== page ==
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Special Report

All-Star Panel: Iran's new leader really more 'moderate'?

This is a rush transcript from "Special Report," June 18, 2013. This copy may not be in its final form and may be updated.

(BEGIN VIDEO CLIP)

PRESIDENT BARACK OBAMA: Express cautious optimism that with a new election there, we may be able to move forward on a dialogue that allows to us resolve the problems with Iran's nuclear program.

HASAN ROWHANI, IRAN PRESIDENT-ELECT: Of course our nuclear programs are totally transparent in nature, but we are ready to show more transparency and to show the world that Iran's nuclear work complies fully with the international framework.

(END VIDEO CLIP)

BRET BAIER, ANCHOR: Well, to hear the president and the administration talk about the Iran election and the new President-elect Hasan Rowhani, there is optimism for a negotiation on nuclear weapons programs – or nuclear program in Iran. However, experts say he is really a regime insider close to the ayatollah, the supreme leader.

And here is a quote from 2004. Rowhani in 2004 speech said to Iran's Supreme Cultural Revolution Council "If one day we are able to complete the fuel cycle and the world sees that it has no choice -- that we do possess the technology -- then the situation will be different. The world did not want Pakistan to have an atomic bomb or Brazil to have the fuel cycle. But Pakistan built its bomb and Brazil has its fuel cycle, and the world started to work with them. Our problem is that we have not achieved either one, but we are standing at the threshold."

With that we're back with the panel. Charles, your thoughts?

CHARLES KRAUTHAMMER, SYNDICATED COLUMNIST: Look, the search for Iranian moderates is perpetual. And the answer is always the same -- it's a mirage. We go back to the hostage crisis in '79. We were looking for the moderates. Then Iran-Contra started because the national security advisor of Ronald Reagan of all people had had the idea that he knew of some moderates in Iran and he went over on a secret trip. In the end he was swindled and humiliated.

But this happens over and over again. This is a wish. It's not a reality.  This is a guy, incidentally, who in 1999 was the man who spearheaded the crackdown on the student uprising which was absolutely ruthless. He is not a moderate. He is not a democrat.

And on the issue of nuclear negotiations, in which he was heavily involved, he boasted about the fact that as he negotiated they never stopped enriching uranium, which was the one demand of the West. And as you indicated in that quote, there is not an iota of difference between him and the ayatollah, who essential is the guy who runs Iran in any case, on the three important issues that we care about -- Iran being nuclear, supporting Assad in Syria, and ultimately destroying Israel, our chief ally in the region.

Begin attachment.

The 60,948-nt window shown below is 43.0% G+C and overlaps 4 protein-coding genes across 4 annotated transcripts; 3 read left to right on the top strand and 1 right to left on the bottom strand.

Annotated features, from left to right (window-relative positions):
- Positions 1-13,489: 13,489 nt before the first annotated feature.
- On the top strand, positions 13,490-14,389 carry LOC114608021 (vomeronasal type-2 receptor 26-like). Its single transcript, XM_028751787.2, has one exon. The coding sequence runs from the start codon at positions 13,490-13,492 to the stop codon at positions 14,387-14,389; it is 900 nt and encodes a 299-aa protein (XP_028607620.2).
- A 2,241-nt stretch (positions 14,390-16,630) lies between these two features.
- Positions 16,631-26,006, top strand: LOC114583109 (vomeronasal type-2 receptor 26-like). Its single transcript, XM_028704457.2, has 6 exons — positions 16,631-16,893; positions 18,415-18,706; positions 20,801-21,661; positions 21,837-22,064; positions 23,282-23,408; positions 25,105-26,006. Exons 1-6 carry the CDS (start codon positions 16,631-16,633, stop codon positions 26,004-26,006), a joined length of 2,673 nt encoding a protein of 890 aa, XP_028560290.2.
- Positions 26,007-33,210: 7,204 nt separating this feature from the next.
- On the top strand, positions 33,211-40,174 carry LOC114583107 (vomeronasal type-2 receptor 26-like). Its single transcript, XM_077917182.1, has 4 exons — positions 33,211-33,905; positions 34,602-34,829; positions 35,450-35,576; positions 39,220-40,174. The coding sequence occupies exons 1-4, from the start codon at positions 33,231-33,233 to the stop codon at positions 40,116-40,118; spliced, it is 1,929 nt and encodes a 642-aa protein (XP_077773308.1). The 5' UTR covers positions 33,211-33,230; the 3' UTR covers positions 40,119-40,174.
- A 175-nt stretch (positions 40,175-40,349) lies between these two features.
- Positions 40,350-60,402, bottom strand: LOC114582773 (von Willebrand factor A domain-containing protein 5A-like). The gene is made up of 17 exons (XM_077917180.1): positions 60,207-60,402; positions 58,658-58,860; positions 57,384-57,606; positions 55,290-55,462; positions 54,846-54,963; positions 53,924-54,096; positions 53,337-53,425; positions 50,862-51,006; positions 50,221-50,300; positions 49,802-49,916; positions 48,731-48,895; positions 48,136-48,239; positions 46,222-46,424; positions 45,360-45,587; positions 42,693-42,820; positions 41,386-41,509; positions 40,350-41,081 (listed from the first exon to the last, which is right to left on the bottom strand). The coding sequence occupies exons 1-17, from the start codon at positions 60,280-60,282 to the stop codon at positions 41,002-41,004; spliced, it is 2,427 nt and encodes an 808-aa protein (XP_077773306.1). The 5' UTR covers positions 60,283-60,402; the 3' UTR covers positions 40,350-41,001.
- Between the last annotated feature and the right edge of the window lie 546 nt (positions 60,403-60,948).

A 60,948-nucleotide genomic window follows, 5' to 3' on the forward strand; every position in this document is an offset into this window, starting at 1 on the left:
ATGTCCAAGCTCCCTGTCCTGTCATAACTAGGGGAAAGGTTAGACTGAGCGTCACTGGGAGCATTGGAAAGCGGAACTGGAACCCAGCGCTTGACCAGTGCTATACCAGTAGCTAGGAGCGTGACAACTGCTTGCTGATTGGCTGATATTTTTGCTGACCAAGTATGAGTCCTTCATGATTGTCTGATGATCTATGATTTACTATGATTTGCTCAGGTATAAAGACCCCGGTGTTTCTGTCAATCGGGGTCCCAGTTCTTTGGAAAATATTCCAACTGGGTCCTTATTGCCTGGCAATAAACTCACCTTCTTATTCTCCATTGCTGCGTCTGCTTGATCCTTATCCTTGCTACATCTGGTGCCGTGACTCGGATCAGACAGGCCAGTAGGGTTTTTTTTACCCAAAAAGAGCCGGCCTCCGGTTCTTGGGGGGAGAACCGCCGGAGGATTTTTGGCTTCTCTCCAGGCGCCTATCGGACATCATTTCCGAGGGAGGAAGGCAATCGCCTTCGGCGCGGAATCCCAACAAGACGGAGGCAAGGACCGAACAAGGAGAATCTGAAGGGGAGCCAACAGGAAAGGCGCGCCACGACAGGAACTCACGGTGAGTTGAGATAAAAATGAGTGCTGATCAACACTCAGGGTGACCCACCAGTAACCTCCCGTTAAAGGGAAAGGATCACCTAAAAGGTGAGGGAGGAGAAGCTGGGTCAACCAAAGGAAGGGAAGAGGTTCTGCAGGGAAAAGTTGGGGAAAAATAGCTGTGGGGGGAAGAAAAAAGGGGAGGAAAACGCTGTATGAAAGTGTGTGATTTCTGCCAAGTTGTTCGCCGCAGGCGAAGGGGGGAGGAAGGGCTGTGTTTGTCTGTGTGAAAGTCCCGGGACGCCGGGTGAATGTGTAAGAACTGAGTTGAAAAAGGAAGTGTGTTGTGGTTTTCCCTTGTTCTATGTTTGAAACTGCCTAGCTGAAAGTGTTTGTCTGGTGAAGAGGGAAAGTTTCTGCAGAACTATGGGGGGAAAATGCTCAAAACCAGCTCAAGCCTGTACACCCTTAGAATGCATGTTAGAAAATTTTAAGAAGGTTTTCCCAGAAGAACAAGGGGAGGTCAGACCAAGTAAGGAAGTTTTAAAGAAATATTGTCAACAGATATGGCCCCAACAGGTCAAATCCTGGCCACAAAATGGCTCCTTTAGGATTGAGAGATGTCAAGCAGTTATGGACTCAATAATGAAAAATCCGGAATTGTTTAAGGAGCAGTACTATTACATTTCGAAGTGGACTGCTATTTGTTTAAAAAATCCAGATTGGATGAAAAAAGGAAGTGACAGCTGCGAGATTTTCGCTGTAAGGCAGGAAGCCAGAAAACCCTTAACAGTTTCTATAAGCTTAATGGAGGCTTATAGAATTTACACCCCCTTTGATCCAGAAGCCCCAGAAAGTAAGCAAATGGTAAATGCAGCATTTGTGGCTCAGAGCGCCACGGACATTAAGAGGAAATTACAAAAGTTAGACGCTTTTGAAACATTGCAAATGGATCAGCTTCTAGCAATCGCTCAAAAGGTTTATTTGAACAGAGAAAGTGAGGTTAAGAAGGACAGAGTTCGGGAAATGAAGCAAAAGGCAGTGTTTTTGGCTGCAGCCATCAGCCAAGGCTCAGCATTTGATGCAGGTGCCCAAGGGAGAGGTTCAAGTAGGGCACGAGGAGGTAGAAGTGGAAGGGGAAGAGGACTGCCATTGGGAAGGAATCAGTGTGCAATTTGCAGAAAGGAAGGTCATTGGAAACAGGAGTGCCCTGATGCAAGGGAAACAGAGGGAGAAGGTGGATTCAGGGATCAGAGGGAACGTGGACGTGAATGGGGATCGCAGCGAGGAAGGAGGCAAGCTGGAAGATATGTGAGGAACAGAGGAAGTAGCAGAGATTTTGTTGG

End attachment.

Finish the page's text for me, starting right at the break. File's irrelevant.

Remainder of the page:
BAIER: Mara, it's important to point out that the candidates are all given the nod by the ayatollah, the supreme leader.

MARA LIASSON, NATIONAL PUBLIC RADIO: This is kind of bizarre mix of a theocratic dictatorship with some local elections. And there was an election, but they were eight handpicked candidates. A lot of real reformers were kicked off the ballot.  And is he a former member of the regime. And foreign policy is controlled by the supreme leader anyway.

But if the sanctions, which we are told are really taking a bite in Iran, if that is something that's really going to work, you want to be at least negotiating with someone who is more reasonable. But they have to have a real interest to do this. He is not going to do this because he's a good guy or a reformer.

BAIER: Is the administration grasping for that moderate who's not there?

STEVE HAYES, SENIOR WRITER, THE WEEKLY STANDARD: Yes. They have been doing this for four years. Look back what the president said in his inaugural address. He has been shot down every time he has tried to extend the hand of peace to Iran. This changes nothing.

The Mullahs are in control. Rowhani -- he's not going to change anything of substance. This boast that Charles alluded to briefly wasn't something that he said in 2007 or 2009. It's something he said three weeks ago in an appearance on Iranian state television when he was challenged. He said, basically, you were soft with the West; you were soft with the Americans. He said no, I wasn't. We didn't suspend our program. We completed our program.  So three weeks ago, he is bragging about having completed the nuclear program while he was delaying the West, and now we are looking at him as some sort of great hope?

BAIER: Quickly, does this change the dynamic of what's happening with the negotiations at all?

LIASSON: I don't think so.

KRAUTHAMMER: It doesn't, but Obama will take the bait and we're going to lose six months or more in useless negotiations, six months in which they are going to continue enriching uranium and getting near to a bomb.

BAIER: Does it change Israel's timeline?

KRAUTHAMMER: It probably will make Israel less likely to rely on the West, which it was hoping would at some point get serious. The resumption of negotiations would be a declaration of un-seriousness.

BAIER: That is it for the panel. But stay tuned for a very determined high school graduate.

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